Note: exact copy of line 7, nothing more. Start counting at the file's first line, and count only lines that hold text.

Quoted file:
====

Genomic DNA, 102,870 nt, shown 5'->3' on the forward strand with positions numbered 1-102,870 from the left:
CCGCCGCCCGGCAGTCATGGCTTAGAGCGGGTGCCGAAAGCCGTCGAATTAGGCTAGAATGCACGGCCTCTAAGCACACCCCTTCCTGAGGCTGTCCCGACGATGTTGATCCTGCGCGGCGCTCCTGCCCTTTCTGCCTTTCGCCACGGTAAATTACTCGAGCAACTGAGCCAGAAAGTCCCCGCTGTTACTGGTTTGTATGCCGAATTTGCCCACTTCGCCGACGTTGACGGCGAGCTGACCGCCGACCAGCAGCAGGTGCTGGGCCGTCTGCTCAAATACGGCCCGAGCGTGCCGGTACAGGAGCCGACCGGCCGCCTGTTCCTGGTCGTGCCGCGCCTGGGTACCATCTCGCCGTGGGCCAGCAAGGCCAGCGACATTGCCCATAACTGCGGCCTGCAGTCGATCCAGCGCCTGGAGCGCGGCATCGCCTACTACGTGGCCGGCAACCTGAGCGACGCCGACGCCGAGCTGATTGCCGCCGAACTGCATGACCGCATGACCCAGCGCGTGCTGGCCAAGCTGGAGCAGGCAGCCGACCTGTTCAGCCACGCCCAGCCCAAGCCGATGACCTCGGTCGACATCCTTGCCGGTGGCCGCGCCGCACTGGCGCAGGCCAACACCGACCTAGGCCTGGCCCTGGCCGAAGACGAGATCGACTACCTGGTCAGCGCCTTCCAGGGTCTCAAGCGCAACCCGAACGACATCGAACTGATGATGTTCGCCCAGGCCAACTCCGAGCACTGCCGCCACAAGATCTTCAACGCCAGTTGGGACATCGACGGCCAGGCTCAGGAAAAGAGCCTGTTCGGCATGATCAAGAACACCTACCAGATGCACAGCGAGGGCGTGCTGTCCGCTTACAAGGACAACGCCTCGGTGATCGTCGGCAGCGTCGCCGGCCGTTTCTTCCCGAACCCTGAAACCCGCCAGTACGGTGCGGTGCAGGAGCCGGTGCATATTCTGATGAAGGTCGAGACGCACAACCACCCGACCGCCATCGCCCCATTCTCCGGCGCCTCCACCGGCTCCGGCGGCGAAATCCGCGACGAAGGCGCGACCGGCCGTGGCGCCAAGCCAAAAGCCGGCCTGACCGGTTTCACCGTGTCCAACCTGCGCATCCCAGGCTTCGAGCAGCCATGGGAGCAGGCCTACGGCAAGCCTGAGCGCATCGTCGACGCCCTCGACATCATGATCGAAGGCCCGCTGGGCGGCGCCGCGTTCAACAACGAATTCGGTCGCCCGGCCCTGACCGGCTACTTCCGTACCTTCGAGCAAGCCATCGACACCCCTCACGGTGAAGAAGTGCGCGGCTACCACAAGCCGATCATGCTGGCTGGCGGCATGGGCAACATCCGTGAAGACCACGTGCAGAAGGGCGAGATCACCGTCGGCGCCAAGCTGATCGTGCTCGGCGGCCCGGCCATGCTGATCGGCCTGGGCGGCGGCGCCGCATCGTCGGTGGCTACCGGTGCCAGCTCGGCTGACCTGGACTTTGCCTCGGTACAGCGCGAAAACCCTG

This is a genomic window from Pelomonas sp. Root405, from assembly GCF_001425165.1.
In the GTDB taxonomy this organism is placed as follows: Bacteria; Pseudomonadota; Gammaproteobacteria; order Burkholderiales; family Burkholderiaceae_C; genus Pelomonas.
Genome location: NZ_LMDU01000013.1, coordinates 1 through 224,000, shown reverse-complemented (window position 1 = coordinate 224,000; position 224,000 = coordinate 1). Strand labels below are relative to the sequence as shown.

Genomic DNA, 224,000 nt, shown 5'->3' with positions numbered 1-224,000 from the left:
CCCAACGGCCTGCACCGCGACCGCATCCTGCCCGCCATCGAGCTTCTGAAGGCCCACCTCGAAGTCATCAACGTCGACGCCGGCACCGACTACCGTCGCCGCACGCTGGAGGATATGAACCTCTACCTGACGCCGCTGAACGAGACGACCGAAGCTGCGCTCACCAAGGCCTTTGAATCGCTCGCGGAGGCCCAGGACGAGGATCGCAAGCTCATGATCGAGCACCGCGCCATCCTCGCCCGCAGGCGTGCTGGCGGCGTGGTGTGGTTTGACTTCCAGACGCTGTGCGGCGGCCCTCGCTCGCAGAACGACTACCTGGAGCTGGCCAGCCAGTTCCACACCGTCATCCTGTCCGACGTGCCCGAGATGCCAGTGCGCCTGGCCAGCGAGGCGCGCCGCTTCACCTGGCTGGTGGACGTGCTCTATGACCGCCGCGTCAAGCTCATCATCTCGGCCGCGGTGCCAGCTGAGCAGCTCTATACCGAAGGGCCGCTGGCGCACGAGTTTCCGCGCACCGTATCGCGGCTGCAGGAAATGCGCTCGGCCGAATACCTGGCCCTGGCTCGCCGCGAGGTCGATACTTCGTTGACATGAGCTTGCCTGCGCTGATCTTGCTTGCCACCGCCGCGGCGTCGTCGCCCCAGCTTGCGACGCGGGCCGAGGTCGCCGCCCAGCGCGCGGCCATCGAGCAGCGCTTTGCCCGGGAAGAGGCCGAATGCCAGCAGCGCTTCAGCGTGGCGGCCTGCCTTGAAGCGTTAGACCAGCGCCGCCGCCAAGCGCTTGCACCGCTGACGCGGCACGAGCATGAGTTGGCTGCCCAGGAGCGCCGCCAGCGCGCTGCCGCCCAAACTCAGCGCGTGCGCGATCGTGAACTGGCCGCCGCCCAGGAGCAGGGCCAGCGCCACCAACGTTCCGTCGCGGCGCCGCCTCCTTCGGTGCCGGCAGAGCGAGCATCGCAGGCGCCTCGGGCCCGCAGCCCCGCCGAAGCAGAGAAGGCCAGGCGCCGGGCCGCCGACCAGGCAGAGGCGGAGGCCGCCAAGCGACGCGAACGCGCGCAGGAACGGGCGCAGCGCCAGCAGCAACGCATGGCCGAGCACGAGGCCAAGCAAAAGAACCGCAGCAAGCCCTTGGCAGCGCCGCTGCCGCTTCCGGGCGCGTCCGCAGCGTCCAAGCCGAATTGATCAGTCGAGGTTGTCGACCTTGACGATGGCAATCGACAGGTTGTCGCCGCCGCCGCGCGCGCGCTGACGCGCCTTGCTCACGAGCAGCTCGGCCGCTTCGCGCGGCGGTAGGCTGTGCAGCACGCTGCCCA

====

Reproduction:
CCCAACGGCCTGCACCGCGACCGCATCCTGCCCGCCATCGAGCTTCTGAAGGCCCACCTCGAAGTCATCAACGTCGACGCCGGCACCGACTACCGTCGCCGCACGCTGGAGGATATGAACCTCTACCTGACGCCGCTGAACGAGACGACCGAAGCTGCGCTCACCAAGGCCTTTGAATCGCTCGCGGAGGCCCAGGACGAGGATCGCAAGCTCATGATCGAGCACCGCGCCATCCTCGCCCGCAGGCGTGCTGGCGGCGTGGTGTGGTTTGACTTCCAGACGCTGTGCGGCGGCCCTCGCTCGCAGAACGACTACCTGGAGCTGGCCAGCCAGTTCCACACCGTCATCCTGTCCGACGTGCCCGAGATGCCAGTGCGCCTGGCCAGCGAGGCGCGCCGCTTCACCTGGCTGGTGGACGTGCTCTATGACCGCCGCGTCAAGCTCATCATCTCGGCCGCGGTGCCAGCTGAGCAGCTCTATACCGAAGGGCCGCTGGCGCACGAGTTTCCGCGCACCGTATCGCGGCTGCAGGAAATGCGCTCGGCCGAATACCTGGCCCTGGCTCGCCGCGAGGTCGATACTTCGTTGACATGAGCTTGCCTGCGCTGATCTTGCTTGCCACCGCCGCGGCGTCGTCGCCCCAGCTTGCGACGCGGGCCGAGGTCGCCGCCCAGCGCGCGGCCATCGAGCAGCGCTTTGCCCGGGAAGAGGCCGAATGCCAGCAGCGCTTCAGCGTGGCGGCCTGCCTTGAAGCGTTAGACCAGCGCCGCCGCCAAGCGCTTGCACCGCTGACGCGGCACGAGCATGAGTTGGCTGCCCAGGAGCGCCGCCAGCGCGCTGCCGCCCAAACTCAGCGCGTGCGCGATCGTGAACTGGCCGCCGCCCAGGAGCAGGGCCAGCGCCACCAACGTTCCGTCGCGGCGCCGCCTCCTTCGGTGCCGGCAGAGCGAGCATCGCAGGCGCCTCGGGCCCGCAGCCCCGCCGAAGCAGAGAAGGCCAGGCGCCGGGCCGCCGACCAGGCAGAGGCGGAGGCCGCCAAGCGACGCGAACGCGCGCAGGAACGGGCGCAGCGCCAGCAGCAACGCATGGCCGAGCACGAGGCCAAGCAAAAGAACCGCAGCAAGCCCTTGGCAGCGCCGCTGCCGCTTCCGGGCGCGTCCGCAGCGTCCAAGCCGAATTGATCAGTCGAGGTTGTCGACCTTGACGATGGCAATCGACAGGTTGTCGCCGCCGCCGCGCGCGCGCTGACGCGCCTTGCTCACGAGCAGCTCGGCCGCTTCGCGCGGCGGTAGGCTGTGCAGCACGCTGCCCA